AVID, the Association of Visitors to Immigration Detainees, was founded in 1994 in response to the increase in numbers of people being held in immigration detention, and the local community reaction to this. 



At that time there were around 250 immigration detention spaces. Immigration detention was not well known, or understood. But once people heard that migrants were being held in their communities in prisons, or prison conditions, for administrative reasons, there was no shortage of offers to help in whatever way they could. 

It soon became clear that visiting in detention was not easy. People in detention were isolated, anxious about what was going to happen, and the policy and legal environment was difficult to comprehend. Originally formed by visitors at Winchester Prison and Haslar Immigration Removal Centre, AVID was set up to provide support, training and information to these volunteer befrienders, and to help visitors around the country learn from each other. This remains our key aim more than 30 years later.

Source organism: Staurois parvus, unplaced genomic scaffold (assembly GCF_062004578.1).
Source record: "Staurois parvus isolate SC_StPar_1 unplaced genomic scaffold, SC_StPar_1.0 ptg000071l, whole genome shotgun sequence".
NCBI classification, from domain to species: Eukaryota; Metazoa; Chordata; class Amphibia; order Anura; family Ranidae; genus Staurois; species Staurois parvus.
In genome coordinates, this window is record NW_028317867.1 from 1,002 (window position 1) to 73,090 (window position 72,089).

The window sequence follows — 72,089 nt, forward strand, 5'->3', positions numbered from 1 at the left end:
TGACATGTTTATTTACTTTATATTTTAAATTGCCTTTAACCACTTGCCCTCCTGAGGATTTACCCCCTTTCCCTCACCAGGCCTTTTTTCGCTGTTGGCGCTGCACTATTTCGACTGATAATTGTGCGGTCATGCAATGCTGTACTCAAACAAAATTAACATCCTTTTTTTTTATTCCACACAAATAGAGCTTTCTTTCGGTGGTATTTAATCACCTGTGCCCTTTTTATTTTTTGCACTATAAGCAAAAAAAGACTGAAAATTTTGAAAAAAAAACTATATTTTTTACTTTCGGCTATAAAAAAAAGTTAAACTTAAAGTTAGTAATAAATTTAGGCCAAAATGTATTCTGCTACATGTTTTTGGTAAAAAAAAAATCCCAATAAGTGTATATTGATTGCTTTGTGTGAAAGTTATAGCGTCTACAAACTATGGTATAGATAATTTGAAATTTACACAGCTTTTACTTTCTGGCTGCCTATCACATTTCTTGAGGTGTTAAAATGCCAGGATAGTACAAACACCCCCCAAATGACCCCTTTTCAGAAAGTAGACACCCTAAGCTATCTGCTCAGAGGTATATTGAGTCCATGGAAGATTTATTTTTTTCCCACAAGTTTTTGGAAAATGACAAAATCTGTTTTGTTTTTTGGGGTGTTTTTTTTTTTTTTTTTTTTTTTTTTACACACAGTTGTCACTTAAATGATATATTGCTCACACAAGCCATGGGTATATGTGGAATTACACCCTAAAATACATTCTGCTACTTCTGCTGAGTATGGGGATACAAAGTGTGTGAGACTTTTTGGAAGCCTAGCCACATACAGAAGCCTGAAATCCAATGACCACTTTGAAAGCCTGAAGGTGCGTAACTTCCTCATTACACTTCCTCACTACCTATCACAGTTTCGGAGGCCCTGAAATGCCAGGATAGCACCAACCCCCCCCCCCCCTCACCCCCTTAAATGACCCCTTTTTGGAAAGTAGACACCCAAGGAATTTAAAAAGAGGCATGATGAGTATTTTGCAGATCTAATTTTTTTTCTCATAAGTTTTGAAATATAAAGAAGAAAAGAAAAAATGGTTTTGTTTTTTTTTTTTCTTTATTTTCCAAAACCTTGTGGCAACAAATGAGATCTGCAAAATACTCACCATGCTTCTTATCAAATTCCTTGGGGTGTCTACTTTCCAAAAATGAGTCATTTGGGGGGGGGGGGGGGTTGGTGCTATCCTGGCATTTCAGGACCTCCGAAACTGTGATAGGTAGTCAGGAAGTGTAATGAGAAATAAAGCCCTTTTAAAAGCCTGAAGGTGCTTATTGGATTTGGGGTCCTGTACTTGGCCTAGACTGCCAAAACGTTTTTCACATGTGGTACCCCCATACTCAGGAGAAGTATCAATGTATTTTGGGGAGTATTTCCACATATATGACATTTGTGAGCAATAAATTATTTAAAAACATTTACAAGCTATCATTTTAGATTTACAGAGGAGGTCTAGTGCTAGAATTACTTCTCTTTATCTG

Over the years AVID has maintained a constant presence in detention. We've set up new groups as the use of detention has grown, trained thousands of volunteers, helped raise awareness of immigration detention, and been a critical voice for change throughout these years. Volunteer visitor groups are now established in every single detention centre, and short term holding facility in the country. We also support visitors groups visiting people detained under immigration powers in a number of prisons. Many thousands of detainees have been supported during their detention.

Despite mounting criticism and government promises of reform, the use of immigration detention continues to grow. AVID now has a London office base, four staff, and a number of volunteers.

In reluctantly marking 30 years, AVID boldly reaffirms its unwavering commitment: tirelessly working until the cessation of immigration detention in the UK. Our history echoes a resounding testament to enduring advocacy, unwavering support, and a collective vision for a future without detention.

For as long as detention continues in the UK, we will work to ensure those held are not ignored. 

Find out more about what we do....